Former smoker offers 4 steps to quit vaping and smoking amid the coronavirus pandemic

(NEW YORK) — Chris Trotman, a social worker in Maryland, lives with sickle cell anemia. But he also struggles with a habit that is affecting his health: vaping.

“I want a stronger vape and I know that’s bad because I know I’m supposed to be quitting,” the 25-year-old told Good Morning America. “I’ll probably hit this thing about, like, 250 times in this hour break.”

Trotman and others like him may have new inspiration to quit. The National Institutes of Health recently issued an alert, warning that “people recovering from addiction now face new challenges” when it comes to getting access to medication and social support due to the COVID-19 pandemic.

What’s more, according to the Centers for Disease Control and Prevention, 78% of COVID-19 patients being treated in the intensive care unit were living with at least one underlying condition, such as chronic lung disease and cardiovascular disease, which can be affected by smoking tobacco.

Given this added threat, author Brad Lamm believes that his moment could be the wake-up call many smokers and vapers need to break the habit.

“I think a lot of people that have struggled with addiction and recovery are finding it difficult to connect with the very things that have helped them stay stopped,” Lamm told GMA, noting such things as in-person support groups that likely came to a halt amid social distancing.

Lamm, a former smoker of 20 years, is the author of a new book, titled Quit Vaping, which offers a plan to help smokers and vapers stop, and transition to a healthier lifestyle. Here, he offers steps you or a loved one can start taking to overcome a smoking or vaping addiction, even amid coronavirus.

1. Set and share your quit date

“This is crucial to build up and adopt the winning mindset for the actual day you will stop,” Lamm says, noting that his method doesn’t have you actually stopping until day 7.

He adds that during this step, you focus on the detox and nicotine-tapering process, as well as other activities, such as writing, and, importantly, choosing a nicotine replacement and solidifying social support.

Lamm notes that each of these is a major decision and that what works for one person may not be the same for someone else.

“Like any meaningful event in life or work, your quit date should have the same calendar importance,” Lamm says. “That gives you some mental and emotional leverage over feelings of hesitation and avoidance, as well as personal accountability.”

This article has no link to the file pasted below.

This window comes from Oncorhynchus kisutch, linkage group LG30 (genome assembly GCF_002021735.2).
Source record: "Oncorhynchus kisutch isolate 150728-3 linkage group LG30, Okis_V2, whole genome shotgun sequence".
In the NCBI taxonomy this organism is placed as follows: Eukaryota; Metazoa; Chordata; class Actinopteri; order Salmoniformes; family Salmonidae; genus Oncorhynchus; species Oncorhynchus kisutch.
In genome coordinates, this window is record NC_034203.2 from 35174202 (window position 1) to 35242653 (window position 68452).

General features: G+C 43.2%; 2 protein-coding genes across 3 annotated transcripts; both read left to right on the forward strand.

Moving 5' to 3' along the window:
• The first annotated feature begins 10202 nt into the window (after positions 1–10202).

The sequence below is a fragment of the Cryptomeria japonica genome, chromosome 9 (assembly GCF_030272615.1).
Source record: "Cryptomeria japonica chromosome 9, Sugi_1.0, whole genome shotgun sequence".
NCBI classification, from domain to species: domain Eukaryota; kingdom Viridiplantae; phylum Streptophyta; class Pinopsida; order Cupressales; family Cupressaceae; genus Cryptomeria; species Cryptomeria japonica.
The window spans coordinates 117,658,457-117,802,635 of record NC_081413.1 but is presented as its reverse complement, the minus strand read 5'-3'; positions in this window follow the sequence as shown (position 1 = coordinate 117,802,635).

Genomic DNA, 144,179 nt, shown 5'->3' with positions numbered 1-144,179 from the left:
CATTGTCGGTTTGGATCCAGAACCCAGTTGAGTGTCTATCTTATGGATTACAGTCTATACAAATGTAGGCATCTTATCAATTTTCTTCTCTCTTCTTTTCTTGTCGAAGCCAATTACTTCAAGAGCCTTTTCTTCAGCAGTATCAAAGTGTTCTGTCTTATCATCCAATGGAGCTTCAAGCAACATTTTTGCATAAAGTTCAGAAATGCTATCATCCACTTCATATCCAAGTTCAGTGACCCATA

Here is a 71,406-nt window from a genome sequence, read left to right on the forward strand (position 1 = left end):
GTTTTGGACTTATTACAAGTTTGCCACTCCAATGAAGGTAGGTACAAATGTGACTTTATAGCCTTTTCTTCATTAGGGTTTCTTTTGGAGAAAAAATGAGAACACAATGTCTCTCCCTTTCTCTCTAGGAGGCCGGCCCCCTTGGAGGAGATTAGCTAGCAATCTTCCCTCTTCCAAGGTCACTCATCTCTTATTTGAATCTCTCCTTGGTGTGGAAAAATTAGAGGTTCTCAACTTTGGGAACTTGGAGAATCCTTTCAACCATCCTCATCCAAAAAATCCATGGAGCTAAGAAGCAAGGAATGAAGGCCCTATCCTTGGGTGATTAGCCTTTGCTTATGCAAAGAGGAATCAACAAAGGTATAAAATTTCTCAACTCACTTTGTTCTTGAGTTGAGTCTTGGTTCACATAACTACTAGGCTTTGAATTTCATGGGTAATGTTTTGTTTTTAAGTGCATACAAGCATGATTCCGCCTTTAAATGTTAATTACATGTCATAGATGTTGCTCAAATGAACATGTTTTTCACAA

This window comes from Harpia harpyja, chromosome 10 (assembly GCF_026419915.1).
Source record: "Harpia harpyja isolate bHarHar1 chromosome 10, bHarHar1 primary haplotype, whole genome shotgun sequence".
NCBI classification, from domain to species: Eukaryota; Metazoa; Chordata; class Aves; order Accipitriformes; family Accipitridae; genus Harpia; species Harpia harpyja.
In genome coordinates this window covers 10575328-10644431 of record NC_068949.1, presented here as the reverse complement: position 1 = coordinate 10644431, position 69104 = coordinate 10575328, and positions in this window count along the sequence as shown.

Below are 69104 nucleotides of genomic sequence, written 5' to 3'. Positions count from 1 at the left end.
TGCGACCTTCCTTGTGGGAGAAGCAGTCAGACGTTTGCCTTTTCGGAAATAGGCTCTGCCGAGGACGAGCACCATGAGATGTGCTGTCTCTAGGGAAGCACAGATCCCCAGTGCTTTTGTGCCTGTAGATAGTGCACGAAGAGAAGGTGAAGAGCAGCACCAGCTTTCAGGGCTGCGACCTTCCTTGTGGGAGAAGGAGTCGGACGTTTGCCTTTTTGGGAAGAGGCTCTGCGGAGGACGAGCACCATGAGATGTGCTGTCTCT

2. Know that cravings come and cravings pass

Lamm says it’s important to “practice moving through cravings, with the support of medical nicotine, to get through them. That’s a key to your quit.”

He notes that his method of quitting also includes a replacement therapy, and he recommends talking with your primary care physician or another source of prescription advice for information about products that help curb cravings.

“There are many replacement products and tools available over the counter in pharmacies,” Lamm says. “When we compare how easily we would take medicine for a cold or allergies, it’s really no different. Don’t be afraid to try more than one and compare until you find the one that is right for you.”

3. Live your quit

“Everything worthwhile takes work,” Lamm says. “Practice the new rituals helping you stay stopped,” pointing to medical nicotine, breathing exercises and other tools in his book.

Especially important is your support network.

“Think of a support network like a cavalry that can be called in when things get tough,” he said. “Social support eliminates feelings of discouragement, isolation or being overwhelmed.”

4. Maintain a healthy lifestyle

“It is essential that you get weight, diabetes and hypertension under control, and participate in your own self-care in active and meaningful ways,” Lamm says.

He recommends looking at how you eat, how you move and exercise, and how you breathe — paying special attention to your lung activity — as basic measures of your wellness.

“Quitting is not just possible, it’s medically necessary,” Lamm says. “The pandemic is a real-time example of how fragile our lungs are.”

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